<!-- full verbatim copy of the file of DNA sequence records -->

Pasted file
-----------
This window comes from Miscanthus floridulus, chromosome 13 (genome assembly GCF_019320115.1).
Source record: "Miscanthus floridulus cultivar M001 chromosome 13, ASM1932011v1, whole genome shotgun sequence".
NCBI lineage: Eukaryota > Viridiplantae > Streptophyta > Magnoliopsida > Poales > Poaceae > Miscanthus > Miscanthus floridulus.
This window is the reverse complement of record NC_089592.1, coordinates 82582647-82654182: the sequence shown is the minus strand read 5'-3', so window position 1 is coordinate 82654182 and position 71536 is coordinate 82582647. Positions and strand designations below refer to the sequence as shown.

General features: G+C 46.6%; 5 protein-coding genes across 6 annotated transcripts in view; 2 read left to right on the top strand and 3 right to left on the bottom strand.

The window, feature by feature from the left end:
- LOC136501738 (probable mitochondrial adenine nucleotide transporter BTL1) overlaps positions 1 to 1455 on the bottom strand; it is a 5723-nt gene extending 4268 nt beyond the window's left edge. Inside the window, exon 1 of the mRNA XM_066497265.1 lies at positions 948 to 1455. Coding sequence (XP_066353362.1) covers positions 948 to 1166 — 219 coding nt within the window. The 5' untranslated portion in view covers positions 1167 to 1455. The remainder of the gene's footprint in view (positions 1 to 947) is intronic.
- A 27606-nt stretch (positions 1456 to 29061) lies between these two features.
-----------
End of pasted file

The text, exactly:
This window comes from Miscanthus floridulus, chromosome 13 (genome assembly GCF_019320115.1).
Source record: "Miscanthus floridulus cultivar M001 chromosome 13, ASM1932011v1, whole genome shotgun sequence".
NCBI lineage: Eukaryota > Viridiplantae > Streptophyta > Magnoliopsida > Poales > Poaceae > Miscanthus > Miscanthus floridulus.
This window is the reverse complement of record NC_089592.1, coordinates 82582647-82654182: the sequence shown is the minus strand read 5'-3', so window position 1 is coordinate 82654182 and position 71536 is coordinate 82582647. Positions and strand designations below refer to the sequence as shown.

General features: G+C 46.6%; 5 protein-coding genes across 6 annotated transcripts in view; 2 read left to right on the top strand and 3 right to left on the bottom strand.

The window, feature by feature from the left end:
- LOC136501738 (probable mitochondrial adenine nucleotide transporter BTL1) overlaps positions 1 to 1455 on the bottom strand; it is a 5723-nt gene extending 4268 nt beyond the window's left edge. Inside the window, exon 1 of the mRNA XM_066497265.1 lies at positions 948 to 1455. Coding sequence (XP_066353362.1) covers positions 948 to 1166 — 219 coding nt within the window. The 5' untranslated portion in view covers positions 1167 to 1455. The remainder of the gene's footprint in view (positions 1 to 947) is intronic.
- A 27606-nt stretch (positions 1456 to 29061) lies between these two features.